A historian looking at Radio Free Europe-Radio Liberty when it was subsumed within the CIA would probably find it hard to suggest that it was less truthful or more subject to political manipulation than today’s Radio Liberty, which operates under the oversight of the politicized and idiosyncratic Board of Broadcasting Governors. RFE-RL was probably the most successful “soft power” expenditure that Washington ever made. East European and Soviet dissidents didn’t have a problem with the CIA backing. The issue with them, as it is today with Uzbeks listening to Radio Liberty or Muslims elsewhere reading or listening to U.S.-supported material, is whether the content echoes the reality that they know.

“Propaganda” has come to carry a pejorative connotation but it does not have to be a bad thing. Delivering information to persuade a target audience of your viewpoint is value neutral.

Coercing legitimate journalists to write things that are untrue would be ethically wrong and likely counterproductive to our mission in Iraq. But countering negative press with honest reporting that conveys information helpful to our cause is not only within the bounds of decency it is essential to mission success.

FILED UNDER: General, , , , ,
James Joyner
About James Joyner
James Joyner is Professor and Department Head of Security Studies at Marine Corps University's Command and Staff College and a nonresident senior fellow at the Scowcroft Center for Strategy and Security at the Atlantic Council. He's a former Army officer and Desert Storm vet. Views expressed here are his own. Follow James on Twitter @DrJJoyner.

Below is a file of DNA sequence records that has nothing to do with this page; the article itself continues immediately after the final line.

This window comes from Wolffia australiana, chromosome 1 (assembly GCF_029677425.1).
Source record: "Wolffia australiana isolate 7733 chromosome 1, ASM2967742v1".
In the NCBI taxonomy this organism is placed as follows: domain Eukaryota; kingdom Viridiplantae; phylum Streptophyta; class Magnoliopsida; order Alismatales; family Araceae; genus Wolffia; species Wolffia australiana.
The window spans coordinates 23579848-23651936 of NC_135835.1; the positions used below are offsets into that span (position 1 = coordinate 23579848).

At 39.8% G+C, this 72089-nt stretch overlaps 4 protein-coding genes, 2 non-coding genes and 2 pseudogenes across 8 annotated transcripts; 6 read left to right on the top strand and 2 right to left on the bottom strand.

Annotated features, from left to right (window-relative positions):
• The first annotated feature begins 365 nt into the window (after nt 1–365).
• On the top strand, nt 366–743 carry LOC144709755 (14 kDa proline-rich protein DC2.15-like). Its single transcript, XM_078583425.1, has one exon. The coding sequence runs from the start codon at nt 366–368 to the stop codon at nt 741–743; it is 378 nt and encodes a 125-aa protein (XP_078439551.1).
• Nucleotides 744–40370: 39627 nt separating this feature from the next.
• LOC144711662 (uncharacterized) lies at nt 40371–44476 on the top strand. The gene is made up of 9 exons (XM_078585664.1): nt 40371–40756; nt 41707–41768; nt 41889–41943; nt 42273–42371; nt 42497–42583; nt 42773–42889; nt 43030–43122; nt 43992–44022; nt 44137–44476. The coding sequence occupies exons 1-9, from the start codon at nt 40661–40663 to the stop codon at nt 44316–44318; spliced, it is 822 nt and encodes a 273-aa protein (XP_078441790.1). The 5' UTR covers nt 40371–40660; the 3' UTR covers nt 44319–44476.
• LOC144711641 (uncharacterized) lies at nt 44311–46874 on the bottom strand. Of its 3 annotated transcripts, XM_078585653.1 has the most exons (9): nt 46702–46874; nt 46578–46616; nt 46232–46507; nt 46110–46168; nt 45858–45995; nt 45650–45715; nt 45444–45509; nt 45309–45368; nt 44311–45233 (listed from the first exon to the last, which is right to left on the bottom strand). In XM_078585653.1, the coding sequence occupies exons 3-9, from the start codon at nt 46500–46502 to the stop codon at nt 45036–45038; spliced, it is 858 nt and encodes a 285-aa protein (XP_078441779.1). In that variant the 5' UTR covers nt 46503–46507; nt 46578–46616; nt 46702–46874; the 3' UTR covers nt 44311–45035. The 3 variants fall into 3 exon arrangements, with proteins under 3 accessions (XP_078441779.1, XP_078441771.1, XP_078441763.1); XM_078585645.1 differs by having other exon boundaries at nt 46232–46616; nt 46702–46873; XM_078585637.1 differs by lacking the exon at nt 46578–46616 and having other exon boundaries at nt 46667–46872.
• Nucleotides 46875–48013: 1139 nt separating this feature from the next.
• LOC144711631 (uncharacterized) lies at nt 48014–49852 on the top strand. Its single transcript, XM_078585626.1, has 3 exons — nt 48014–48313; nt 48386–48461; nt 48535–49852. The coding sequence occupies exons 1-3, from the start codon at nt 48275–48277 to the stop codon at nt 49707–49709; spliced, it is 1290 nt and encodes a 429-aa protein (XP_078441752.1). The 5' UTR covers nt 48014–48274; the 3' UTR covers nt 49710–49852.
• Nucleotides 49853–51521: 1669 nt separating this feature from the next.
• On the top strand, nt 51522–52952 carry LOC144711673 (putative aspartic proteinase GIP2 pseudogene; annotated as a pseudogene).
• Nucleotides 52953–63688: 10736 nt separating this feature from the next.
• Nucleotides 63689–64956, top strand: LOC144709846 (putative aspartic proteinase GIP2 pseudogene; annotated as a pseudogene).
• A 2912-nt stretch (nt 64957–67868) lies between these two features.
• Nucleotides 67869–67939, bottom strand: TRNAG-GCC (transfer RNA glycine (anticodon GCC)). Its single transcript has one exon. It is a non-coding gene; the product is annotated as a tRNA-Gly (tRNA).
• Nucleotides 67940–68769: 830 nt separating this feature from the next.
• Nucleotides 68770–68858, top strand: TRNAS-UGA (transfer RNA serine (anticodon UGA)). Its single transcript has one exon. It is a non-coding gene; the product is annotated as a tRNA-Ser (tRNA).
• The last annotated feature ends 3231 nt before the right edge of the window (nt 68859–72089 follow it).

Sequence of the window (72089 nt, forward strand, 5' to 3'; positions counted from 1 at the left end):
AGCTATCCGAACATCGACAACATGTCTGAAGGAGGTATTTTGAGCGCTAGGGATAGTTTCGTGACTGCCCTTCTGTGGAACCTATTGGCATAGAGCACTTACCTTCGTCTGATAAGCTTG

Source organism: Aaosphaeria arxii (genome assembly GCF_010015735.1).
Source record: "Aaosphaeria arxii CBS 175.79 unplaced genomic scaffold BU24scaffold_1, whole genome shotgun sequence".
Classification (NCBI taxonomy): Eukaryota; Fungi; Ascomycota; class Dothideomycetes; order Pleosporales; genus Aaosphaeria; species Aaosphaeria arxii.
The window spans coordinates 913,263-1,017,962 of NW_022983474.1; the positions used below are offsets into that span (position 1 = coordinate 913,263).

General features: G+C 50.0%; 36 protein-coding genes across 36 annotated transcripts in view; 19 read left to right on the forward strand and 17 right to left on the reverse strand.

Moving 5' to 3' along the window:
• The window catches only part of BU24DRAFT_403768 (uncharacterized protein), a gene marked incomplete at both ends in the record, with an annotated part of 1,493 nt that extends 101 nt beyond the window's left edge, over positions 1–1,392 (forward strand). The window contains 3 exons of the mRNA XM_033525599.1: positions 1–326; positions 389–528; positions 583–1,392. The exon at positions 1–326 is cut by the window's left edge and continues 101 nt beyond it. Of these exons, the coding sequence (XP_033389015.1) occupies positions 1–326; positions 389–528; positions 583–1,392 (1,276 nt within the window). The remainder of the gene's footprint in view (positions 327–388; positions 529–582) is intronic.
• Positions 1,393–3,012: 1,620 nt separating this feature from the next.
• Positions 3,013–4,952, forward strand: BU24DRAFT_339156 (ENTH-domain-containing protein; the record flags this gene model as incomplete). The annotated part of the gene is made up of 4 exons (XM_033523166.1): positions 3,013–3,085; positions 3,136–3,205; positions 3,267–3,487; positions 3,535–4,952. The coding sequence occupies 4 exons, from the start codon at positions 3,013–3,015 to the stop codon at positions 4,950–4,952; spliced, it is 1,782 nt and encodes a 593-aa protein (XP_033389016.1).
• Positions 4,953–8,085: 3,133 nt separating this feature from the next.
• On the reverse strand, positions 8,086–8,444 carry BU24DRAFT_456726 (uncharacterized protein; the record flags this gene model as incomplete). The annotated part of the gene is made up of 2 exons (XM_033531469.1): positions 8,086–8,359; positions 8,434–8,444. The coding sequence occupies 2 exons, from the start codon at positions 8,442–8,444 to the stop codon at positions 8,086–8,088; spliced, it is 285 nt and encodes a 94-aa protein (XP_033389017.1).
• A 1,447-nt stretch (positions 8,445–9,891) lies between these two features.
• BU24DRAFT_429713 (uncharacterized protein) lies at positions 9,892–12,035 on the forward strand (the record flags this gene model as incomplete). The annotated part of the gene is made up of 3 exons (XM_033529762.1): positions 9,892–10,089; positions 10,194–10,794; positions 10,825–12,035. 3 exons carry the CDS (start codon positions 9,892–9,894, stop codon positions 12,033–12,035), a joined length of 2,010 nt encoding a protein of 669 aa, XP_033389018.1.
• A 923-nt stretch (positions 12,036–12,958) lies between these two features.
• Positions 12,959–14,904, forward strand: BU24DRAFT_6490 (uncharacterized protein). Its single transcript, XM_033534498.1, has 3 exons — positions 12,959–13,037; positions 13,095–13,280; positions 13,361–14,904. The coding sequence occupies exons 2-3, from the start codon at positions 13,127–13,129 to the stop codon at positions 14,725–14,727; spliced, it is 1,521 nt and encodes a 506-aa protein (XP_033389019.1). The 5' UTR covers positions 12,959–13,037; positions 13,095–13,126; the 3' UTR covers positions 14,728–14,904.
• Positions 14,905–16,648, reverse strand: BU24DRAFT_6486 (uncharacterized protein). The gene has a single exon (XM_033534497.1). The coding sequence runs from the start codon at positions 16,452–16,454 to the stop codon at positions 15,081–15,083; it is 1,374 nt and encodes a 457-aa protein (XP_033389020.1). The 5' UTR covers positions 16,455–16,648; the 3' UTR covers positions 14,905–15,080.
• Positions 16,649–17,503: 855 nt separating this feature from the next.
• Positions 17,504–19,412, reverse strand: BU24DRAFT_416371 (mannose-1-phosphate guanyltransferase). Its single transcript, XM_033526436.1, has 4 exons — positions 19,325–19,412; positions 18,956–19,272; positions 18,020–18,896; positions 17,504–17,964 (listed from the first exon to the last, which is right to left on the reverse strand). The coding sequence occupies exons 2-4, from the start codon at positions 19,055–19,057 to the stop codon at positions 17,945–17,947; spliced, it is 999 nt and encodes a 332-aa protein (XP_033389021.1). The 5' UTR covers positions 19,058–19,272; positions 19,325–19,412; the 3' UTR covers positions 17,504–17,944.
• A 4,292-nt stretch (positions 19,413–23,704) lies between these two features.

1. Anderson says:

    Sigh. Propaganda is about perception.

    If paying journalists creates the perception that they’re unbelievable American tools, that is not a good perception.

    Why do people who are trying to “get the message out” want to do it in a covert manner? Oil & water, my friends.

  2. legion says:

    Regardless of whether Aron or others at Encounter might have suspected that their checks were cut by the U.S. taxpayer, are their insights and reporting any less relevant and true?

    Gerecht dodges it, but you edge closer to the problem… “countering negative press”, as you say, is a legitimate purpose for a gov’t-run CA or PR function. The problem is the implicit assumption that ‘negative press’ is solely a function of spin. Sometimes, things really are ‘that bad’ – if commentators (I refuse to call such people ‘journalists’) are paid to simply make things up or unquestioningly relay talking points, we lose all credibility in the eyes of the audience we’re trying to influence. And even in the arenas where there are regular bits of ‘good news’, like Iraq, ham-handed and unprofessional efforts can still leave us looking like (at best) Pollyanna stumbling through a minefield.